First the songs, then the plot: Old formula

`Mamma Mia!' launches trend

Elvis, Gershwins in the wings


May 09, 2004|By J. Wynn Rousuck | J. Wynn Rousuck,SUN THEATER CRITIC

Quickly, now: ABBA, Elvis and Gershwin. What do these three have in common?

Disparate as their music may sound, all three have supplied the scores for Broadway "songbook" musicals. Sometimes called "trunk" musicals, these are shows in which a plot is grafted onto an existing catalog of songs.

By far, the most successful example is Mamma Mia!, a show that has grossed more than $750 million and been seen by more than 10 million people since the original production opened in London five years ago. Eleven productions are now running on stages worldwide, from Las Vegas to Japan. Six more are scheduled to open in the next year and a half. On Tuesday, one of the show's five North American companies opens a three-week run at the Hippodrome Theatre.

Not bad for a musical with a score by a Swedish pop band that broke up 20 years ago. But then, Elvis and the Gershwin brothers are long dead, and they, too, have "new" musicals in the making.

The Elvis musical, All Shook Up, begins a developmental run in Connecticut on Thursday, prior to a pre-Broadway engagement in Chicago in December. The Gershwin musical, still in the formative phase, is being written by Washington-based playwright Ken Ludwig, whose previous experience in the genre includes the 1992 Tony Award-winning Gershwin musical, Crazy for You.

The songbook-musical craze has also taken off in England, where West End musicals in the Mamma Mia! mold have included We Will Rock You (the songs of Queen), Tonight's the Night (the songs of Rod Stewart) and Our House (the songs of Madness).

Although Crazy for You predates Mamma Mia!, librettist Ludwig recognizes that the megahit status of Mamma Mia! has "launched a trend because everyone wants to imitate success. ... `If that works, why can't we do it?' There are lots of trunks around."

But as he and other trunk-musical writers point out, creating a new musical from old songs is "very tricky." In the case of Mamma Mia!, producer Judy Craymer tried three different book writers before finding playwright Catherine Johnson.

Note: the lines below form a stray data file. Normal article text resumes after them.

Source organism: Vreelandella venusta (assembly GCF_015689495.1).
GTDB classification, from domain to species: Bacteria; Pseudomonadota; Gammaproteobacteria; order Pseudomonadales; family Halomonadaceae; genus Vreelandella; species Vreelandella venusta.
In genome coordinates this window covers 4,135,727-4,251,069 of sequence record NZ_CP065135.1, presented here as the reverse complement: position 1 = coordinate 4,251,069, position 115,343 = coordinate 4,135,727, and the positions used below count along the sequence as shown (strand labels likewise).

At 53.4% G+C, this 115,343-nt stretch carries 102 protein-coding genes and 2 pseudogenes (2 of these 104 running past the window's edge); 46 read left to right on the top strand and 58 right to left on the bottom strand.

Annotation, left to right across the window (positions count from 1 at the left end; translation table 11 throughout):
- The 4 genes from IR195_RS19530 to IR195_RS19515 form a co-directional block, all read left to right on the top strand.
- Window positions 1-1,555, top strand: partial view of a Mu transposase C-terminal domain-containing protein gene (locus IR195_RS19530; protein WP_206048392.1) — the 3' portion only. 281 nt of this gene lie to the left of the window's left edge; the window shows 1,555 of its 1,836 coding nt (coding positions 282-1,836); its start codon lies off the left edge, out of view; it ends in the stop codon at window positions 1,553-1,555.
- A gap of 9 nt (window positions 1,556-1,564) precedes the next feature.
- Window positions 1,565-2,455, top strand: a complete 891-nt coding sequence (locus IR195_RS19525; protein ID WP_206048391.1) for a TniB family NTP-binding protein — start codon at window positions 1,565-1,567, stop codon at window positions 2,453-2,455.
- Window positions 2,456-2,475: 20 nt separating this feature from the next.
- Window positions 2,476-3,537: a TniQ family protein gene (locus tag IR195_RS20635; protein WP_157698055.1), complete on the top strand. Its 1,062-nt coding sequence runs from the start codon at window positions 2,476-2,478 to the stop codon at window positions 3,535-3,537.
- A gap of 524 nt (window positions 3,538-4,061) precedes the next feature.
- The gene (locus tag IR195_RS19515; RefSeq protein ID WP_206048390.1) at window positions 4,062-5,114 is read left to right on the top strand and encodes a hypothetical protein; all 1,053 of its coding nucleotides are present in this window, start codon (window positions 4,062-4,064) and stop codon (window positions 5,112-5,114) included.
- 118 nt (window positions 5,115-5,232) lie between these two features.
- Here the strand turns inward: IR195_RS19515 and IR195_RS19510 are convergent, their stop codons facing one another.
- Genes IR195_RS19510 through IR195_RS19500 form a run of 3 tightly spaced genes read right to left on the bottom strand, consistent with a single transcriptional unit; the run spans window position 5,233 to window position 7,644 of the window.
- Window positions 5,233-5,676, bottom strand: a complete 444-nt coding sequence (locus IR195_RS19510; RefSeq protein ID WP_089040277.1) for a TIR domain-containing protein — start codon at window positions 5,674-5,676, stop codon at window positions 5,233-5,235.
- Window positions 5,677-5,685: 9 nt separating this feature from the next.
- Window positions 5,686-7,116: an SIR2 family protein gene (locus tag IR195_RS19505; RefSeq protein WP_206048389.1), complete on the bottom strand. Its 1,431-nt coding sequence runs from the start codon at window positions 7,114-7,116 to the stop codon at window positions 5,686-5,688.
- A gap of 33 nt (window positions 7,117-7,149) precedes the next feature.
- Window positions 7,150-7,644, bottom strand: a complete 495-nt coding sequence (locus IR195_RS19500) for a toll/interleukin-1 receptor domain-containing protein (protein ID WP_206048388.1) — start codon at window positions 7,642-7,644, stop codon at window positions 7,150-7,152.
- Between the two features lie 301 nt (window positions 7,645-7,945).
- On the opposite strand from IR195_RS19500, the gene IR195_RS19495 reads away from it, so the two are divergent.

Johnson and Craymer clicked immediately, however. In their first meeting, they came up with the central elements of the plot: A vacation setting (a Greek island), a mother-daughter theme, and a mystery in which the daughter tries to discover which of three men from her mother's past is her father.

Speaking from her home in Bristol, England, Johnson acknowledges that constructing a book to fit existing songs is like a puzzle - "bits of sky up there and grass down there and trying to fill in the people."

"It's a backwards way of writing a show," says Joe DiPietro, the New York-based author of All Shook Up. "Usually you have an idea for a song, and you say, `This character would say this about this issue.' And here you have pre-existing songs, where you can't change the lyrics. ... You have to say, `What kind of character would sing this song and how would it be interesting?' - especially if it's a song you know."

Traditionally, explains Max Wilk, author of numerous books on musical theater, "You have to start with the book, or how can you write the songs? What [songbook musicals] have done here, which is obviously very clever, is they put the songs in like raisins in the cake, as [actress] Gertrude Berg used to say."

Musical biographies

One way to simplify the process is to make a musical that is essentially a biography of a singer or songwriter. This approach has been used in shows ranging from Buddy: The Buddy Holly Story to this season's The Boy from Oz (about Peter Allen) and Taboo (about Boy George, and featuring a mostly new score).

Biography will also be the foundation of two forthcoming songbook musicals. Lennon, which will feature 10 actors portraying John Lennon at various stages in his post-Beatles life, is slated to have its premiere in San Francisco in 2005, before a Broadway opening. And Jersey Boys, about the Four Seasons, will debut in La Jolla, Calif., in September.

The biographical approach, however, wasn't available for All Shook Up. One condition DiPietro was given was that he couldn't put Elvis on stage.

Instead, he devised a story that has "a little bit of the plot of Twelfth Night, the magic of A Midsummer Night's Dream," he says. "The story essentially is about this depressed town in 1950s America, and this roustabout character comes to town and he brings Elvis' music, and everyone starts falling in love with everyone else."

Ludwig's task on his new Gershwin musical, tentatively titled S'Wonderful, might seem a bit easier, if only because he is dealing with a composer who wrote for the musical stage. But it's indicative of the inherent challenges that Ludwig started out working with the canon of a different songwriter - Irving Berlin.

After four or five months, however, he was stymied. "I just couldn't make those songs into a musical," he says. "I think they are too clearly popular songs that are stand-alone ballads."

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